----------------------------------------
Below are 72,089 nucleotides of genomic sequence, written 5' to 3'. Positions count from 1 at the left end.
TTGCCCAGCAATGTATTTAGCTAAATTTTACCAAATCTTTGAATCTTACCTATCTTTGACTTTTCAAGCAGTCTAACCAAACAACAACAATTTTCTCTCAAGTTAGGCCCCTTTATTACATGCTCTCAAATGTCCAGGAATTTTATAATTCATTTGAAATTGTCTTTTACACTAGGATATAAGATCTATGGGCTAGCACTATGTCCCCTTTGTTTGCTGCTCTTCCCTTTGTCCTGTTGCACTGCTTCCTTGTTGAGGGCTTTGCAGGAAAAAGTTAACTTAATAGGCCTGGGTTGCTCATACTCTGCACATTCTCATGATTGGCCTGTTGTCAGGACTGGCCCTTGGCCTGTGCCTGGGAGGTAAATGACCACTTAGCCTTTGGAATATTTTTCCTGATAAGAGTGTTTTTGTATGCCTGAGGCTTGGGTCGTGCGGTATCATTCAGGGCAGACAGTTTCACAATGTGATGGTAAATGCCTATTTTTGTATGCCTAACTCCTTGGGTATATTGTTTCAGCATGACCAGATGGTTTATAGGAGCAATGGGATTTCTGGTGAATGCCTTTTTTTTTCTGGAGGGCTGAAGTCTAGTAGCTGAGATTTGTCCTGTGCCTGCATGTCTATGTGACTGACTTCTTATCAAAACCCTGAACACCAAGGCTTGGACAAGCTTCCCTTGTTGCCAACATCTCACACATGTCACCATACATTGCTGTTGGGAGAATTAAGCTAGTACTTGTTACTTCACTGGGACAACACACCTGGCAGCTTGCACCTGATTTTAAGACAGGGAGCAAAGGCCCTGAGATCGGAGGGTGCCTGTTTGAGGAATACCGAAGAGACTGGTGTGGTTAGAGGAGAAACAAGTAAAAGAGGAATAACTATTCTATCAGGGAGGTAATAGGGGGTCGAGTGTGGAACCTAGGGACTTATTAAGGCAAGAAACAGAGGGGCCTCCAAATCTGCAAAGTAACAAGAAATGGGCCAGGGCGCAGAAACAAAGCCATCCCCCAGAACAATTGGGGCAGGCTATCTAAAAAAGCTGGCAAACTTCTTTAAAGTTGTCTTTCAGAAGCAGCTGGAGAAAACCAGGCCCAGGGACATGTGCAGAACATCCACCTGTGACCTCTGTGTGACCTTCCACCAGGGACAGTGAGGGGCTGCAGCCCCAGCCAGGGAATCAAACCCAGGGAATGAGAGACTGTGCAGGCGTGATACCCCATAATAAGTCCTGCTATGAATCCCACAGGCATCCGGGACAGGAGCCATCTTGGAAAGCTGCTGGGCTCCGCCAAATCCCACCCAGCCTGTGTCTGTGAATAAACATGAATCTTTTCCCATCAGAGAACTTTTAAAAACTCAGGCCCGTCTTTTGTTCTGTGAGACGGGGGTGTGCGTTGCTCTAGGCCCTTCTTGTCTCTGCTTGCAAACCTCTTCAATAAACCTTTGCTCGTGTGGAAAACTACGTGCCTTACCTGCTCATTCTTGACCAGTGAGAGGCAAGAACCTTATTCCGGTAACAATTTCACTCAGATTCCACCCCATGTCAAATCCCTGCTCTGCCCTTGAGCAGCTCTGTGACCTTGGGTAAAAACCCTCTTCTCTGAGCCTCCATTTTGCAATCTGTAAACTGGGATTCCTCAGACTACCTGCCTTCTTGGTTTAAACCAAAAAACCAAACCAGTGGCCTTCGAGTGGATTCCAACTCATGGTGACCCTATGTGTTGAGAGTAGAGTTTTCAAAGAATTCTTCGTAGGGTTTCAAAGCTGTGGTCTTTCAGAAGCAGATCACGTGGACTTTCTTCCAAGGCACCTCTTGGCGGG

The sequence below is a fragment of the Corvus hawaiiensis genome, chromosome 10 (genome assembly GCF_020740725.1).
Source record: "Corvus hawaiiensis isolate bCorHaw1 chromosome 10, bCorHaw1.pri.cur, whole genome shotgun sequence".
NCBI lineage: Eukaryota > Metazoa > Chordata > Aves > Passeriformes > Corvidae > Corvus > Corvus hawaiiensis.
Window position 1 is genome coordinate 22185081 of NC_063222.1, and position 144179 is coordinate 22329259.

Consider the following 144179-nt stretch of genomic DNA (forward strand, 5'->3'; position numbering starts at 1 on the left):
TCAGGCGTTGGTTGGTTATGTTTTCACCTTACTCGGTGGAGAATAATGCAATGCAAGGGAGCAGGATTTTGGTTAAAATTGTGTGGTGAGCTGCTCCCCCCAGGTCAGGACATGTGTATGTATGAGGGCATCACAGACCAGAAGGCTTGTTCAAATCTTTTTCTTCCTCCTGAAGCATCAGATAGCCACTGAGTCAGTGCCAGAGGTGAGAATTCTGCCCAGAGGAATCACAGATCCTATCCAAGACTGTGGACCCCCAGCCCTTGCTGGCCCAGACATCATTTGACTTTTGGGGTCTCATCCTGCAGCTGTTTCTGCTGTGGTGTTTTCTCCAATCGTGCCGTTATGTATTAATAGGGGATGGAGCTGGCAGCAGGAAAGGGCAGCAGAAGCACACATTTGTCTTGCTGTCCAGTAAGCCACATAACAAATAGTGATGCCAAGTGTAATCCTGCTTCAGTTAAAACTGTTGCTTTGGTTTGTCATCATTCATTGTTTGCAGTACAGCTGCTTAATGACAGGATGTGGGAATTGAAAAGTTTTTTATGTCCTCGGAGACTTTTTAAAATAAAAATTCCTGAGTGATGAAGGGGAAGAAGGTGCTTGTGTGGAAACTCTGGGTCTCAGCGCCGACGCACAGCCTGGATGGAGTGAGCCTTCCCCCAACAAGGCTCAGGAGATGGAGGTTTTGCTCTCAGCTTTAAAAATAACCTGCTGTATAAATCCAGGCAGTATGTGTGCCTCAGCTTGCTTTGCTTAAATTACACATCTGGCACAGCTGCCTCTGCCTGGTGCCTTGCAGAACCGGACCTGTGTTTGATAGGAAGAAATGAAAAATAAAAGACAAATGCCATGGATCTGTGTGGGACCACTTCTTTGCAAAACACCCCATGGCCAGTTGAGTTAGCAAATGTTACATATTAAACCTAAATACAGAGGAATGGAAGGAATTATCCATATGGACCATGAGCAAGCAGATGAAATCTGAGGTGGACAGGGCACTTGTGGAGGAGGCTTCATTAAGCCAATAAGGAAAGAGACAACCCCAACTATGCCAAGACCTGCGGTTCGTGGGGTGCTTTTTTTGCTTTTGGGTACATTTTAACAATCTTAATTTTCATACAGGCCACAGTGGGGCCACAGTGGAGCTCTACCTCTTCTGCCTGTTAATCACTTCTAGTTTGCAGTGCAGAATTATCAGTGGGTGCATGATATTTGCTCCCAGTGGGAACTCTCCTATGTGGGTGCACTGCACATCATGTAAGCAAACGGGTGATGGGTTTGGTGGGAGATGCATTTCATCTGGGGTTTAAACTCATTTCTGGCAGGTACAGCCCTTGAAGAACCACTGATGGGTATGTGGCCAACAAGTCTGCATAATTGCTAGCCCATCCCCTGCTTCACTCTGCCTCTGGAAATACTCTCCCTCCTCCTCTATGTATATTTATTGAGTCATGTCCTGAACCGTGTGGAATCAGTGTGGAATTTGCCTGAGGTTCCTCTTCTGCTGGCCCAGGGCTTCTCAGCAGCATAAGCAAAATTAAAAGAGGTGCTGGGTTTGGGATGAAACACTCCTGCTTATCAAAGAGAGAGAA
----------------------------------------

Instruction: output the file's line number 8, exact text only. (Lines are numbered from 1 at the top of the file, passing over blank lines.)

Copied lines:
TCAGGCGTTGGTTGGTTATGTTTTCACCTTACTCGGTGGAGAATAATGCAATGCAAGGGAGCAGGATTTTGGTTAAAATTGTGTGGTGAGCTGCTCCCCCCAGGTCAGGACATGTGTATGTATGAGGGCATCACAGACCAGAAGGCTTGTTCAAATCTTTTTCTTCCTCCTGAAGCATCAGATAGCCACTGAGTCAGTGCCAGAGGTGAGAATTCTGCCCAGAGGAATCACAGATCCTATCCAAGACTGTGGACCCCCAGCCCTTGCTGGCCCAGACATCATTTGACTTTTGGGGTCTCATCCTGCAGCTGTTTCTGCTGTGGTGTTTTCTCCAATCGTGCCGTTATGTATTAATAGGGGATGGAGCTGGCAGCAGGAAAGGGCAGCAGAAGCACACATTTGTCTTGCTGTCCAGTAAGCCACATAACAAATAGTGATGCCAAGTGTAATCCTGCTTCAGTTAAAACTGTTGCTTTGGTTTGTCATCATTCATTGTTTGCAGTACAGCTGCTTAATGACAGGATGTGGGAATTGAAAAGTTTTTTATGTCCTCGGAGACTTTTTAAAATAAAAATTCCTGAGTGATGAAGGGGAAGAAGGTGCTTGTGTGGAAACTCTGGGTCTCAGCGCCGACGCACAGCCTGGATGGAGTGAGCCTTCCCCCAACAAGGCTCAGGAGATGGAGGTTTTGCTCTCAGCTTTAAAAATAACCTGCTGTATAAATCCAGGCAGTATGTGTGCCTCAGCTTGCTTTGCTTAAATTACACATCTGGCACAGCTGCCTCTGCCTGGTGCCTTGCAGAACCGGACCTGTGTTTGATAGGAAGAAATGAAAAATAAAAGACAAATGCCATGGATCTGTGTGGGACCACTTCTTTGCAAAACACCCCATGGCCAGTTGAGTTAGCAAATGTTACATATTAAACCTAAATACAGAGGAATGGAAGGAATTATCCATATGGACCATGAGCAAGCAGATGAAATCTGAGGTGGACAGGGCACTTGTGGAGGAGGCTTCATTAAGCCAATAAGGAAAGAGACAACCCCAACTATGCCAAGACCTGCGGTTCGTGGGGTGCTTTTTTTGCTTTTGGGTACATTTTAACAATCTTAATTTTCATACAGGCCACAGTGGGGCCACAGTGGAGCTCTACCTCTTCTGCCTGTTAATCACTTCTAGTTTGCAGTGCAGAATTATCAGTGGGTGCATGATATTTGCTCCCAGTGGGAACTCTCCTATGTGGGTGCACTGCACATCATGTAAGCAAACGGGTGATGGGTTTGGTGGGAGATGCATTTCATCTGGGGTTTAAACTCATTTCTGGCAGGTACAGCCCTTGAAGAACCACTGATGGGTATGTGGCCAACAAGTCTGCATAATTGCTAGCCCATCCCCTGCTTCACTCTGCCTCTGGAAATACTCTCCCTCCTCCTCTATGTATATTTATTGAGTCATGTCCTGAACCGTGTGGAATCAGTGTGGAATTTGCCTGAGGTTCCTCTTCTGCTGGCCCAGGGCTTCTCAGCAGCATAAGCAAAATTAAAAGAGGTGCTGGGTTTGGGATGAAACACTCCTGCTTATCAAAGAGAGAGAA